'Queer Eye' heads to Japan in new trailer

Queer Eye
Photo credit Carin Baer/Netflix
By KYW Newsradio 1060
By Jessie Yeung, CNN
(CNN) -- As Jonathan Van Ness would say -- can you believe? "Queer Eye" is going to Japan.
The Emmy Award-winning Netflix show, which brands itself as "more than just a makeover," dropped a new trailer Tuesday, revealing the "Fab Five" are going to Tokyo for a special four-episode season.

We’re heading to Japan for a special season and here's the trailer! ✈️ ----Grab your tissues -- because Queer Eye: We’re in Japan! premieres on November 1! ---- pic.twitter.com/vPn0vUa1Xs

— Queer Eye (@QueerEye) October 7, 2019

The trailer shows the five experts (on fashion, grooming, design, culture, and food and wine) dressed in traditional Japanese clothing, eating sushi, and strolling the nighttime streets of Tokyo.

"I cannot wait to roll up our gorgeous little gay sleeves and get this ball rolling," Van Ness says in the trailer, to cheers from the other four.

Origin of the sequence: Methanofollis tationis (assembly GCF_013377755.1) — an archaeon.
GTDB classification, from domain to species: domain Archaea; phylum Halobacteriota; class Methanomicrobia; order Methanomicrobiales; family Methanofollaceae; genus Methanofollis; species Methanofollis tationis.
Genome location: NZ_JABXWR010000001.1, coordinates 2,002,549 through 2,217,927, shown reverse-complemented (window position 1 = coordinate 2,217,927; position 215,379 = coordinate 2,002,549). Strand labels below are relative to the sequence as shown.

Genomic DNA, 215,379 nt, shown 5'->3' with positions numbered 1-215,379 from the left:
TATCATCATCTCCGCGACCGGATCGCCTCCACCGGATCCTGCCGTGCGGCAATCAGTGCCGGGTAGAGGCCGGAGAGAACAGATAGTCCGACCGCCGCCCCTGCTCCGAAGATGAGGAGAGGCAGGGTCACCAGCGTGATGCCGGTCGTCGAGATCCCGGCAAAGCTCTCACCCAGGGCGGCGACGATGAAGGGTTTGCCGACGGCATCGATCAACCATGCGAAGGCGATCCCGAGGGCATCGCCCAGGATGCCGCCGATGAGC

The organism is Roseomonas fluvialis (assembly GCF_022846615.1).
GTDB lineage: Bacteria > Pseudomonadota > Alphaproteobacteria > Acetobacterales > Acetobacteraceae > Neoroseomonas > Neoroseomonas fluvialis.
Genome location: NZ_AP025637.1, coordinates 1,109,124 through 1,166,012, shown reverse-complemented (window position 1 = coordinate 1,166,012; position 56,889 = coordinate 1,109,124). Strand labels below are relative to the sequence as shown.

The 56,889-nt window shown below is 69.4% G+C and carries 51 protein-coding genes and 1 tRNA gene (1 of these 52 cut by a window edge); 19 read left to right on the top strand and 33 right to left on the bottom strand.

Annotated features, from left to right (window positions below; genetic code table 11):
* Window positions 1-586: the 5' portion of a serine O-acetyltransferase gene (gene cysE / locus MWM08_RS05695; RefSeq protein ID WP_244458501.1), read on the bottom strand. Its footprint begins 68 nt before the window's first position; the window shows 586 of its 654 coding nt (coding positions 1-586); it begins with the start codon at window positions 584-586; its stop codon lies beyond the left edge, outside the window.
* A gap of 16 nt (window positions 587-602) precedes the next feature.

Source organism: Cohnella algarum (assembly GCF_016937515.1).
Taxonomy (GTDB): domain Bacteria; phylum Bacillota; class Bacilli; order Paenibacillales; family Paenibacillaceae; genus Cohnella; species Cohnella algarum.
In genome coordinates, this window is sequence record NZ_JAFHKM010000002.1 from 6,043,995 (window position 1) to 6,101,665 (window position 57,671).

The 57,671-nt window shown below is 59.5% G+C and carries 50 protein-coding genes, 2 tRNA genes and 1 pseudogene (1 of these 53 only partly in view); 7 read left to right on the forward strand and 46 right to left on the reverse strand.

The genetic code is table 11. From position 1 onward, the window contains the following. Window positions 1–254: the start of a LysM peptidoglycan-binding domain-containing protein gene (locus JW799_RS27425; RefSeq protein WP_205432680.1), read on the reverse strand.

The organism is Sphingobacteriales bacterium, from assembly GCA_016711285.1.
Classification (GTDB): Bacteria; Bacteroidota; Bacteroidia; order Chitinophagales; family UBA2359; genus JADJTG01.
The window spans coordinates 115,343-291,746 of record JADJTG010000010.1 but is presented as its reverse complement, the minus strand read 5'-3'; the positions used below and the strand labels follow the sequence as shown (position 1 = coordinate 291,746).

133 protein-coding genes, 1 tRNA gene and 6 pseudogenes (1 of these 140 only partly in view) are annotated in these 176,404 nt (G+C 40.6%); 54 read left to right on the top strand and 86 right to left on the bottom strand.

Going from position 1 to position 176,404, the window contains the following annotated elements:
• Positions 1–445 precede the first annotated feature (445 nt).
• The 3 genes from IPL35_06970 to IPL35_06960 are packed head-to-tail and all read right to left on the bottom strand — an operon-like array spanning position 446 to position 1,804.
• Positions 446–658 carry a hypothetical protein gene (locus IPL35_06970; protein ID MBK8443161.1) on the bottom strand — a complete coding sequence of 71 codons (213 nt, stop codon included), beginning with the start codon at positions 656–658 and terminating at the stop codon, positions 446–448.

We also get a glimpse of the subjects -- or in "Queer Eye" lingo, the "heroes" -- before and after their makeovers. "I want to transform from a rock to a psychedelic flower," one man says. By the end of the trailer, Tan France is giving him marriage advice, the tears are flowing, and he emerges with a spiffy new hairstyle.

It looks to be an emotional season -- it seems nearly everybody in the trailer tears up, from the heroes to the Fab Five themselves. "We'd tell you to get your tissues ready but you're going to need power towels," the official "Queer Eye" Twitter account posted.

There are also other famous faces in the trailer. Kiko Mizuhara, a model and actress, acts as the Fab Five's Tokyo guide, while Naomi Watanabe, known as "the Japanese Beyonce," is a special featured guest.

Previous seasons have so far been set in Georgia and Missouri, making this upcoming season the first international one. The change in scenery may also mean a shift in the social issues addressed on the show. The Fab Five and their subjects have previously discussed homophobia, religious faith, and race -- prominent issues in the American South. The trailer doesn't give away what might come up in Tokyo, but possibilities could include the rapidly aging population, low birth rates, the difficulty of dating, and gender inequality, which have combined to create a dire national demographic crisis.

The season premieres on Netflix on November 1.

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